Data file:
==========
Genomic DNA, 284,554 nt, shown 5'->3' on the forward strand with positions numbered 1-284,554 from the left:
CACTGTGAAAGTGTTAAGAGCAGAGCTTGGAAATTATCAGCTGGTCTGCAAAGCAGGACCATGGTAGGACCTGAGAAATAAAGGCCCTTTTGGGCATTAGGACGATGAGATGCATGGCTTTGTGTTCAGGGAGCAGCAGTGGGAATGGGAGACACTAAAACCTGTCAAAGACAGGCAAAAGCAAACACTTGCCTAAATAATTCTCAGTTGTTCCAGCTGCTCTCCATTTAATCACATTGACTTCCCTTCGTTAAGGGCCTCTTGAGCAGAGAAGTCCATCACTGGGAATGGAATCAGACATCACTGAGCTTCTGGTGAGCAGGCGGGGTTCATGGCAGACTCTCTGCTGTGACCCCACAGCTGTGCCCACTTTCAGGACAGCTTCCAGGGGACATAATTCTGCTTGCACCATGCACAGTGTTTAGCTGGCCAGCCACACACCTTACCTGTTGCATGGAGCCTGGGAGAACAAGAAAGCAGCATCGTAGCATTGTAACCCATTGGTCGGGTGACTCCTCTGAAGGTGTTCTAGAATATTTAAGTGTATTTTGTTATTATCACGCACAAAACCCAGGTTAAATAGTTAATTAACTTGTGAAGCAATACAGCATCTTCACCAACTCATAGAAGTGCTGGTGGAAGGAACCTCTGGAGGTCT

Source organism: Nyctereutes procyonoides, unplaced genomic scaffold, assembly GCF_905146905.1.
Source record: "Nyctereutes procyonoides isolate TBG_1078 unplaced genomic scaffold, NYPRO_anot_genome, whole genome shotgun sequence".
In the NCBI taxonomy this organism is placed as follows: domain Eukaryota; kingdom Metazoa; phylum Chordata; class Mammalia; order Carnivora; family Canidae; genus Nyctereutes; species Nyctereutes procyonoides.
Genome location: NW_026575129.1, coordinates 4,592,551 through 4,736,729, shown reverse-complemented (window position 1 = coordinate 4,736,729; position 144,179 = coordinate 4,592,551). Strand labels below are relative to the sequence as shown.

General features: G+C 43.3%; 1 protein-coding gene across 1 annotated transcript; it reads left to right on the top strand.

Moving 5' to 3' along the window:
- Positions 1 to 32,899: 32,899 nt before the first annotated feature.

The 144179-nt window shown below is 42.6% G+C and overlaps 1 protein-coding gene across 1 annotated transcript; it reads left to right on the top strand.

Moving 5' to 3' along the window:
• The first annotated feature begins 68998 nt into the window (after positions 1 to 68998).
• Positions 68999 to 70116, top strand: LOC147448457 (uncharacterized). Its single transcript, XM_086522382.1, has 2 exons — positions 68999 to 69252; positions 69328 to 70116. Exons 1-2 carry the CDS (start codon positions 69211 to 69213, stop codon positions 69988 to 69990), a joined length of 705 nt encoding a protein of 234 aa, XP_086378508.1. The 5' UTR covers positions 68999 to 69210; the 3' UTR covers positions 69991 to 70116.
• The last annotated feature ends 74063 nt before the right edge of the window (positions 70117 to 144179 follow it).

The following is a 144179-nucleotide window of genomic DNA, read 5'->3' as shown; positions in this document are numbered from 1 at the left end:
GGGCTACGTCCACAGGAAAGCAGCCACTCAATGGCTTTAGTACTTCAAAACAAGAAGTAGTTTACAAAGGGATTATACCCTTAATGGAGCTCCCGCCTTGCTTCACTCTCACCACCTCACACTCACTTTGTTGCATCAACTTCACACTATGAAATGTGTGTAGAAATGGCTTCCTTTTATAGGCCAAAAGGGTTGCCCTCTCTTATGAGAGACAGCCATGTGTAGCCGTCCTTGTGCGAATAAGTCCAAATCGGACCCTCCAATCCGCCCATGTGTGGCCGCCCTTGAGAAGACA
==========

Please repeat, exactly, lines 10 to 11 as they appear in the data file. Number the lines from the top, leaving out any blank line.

The 144179-nt window shown below is 42.6% G+C and overlaps 1 protein-coding gene across 1 annotated transcript; it reads left to right on the top strand.

Moving 5' to 3' along the window: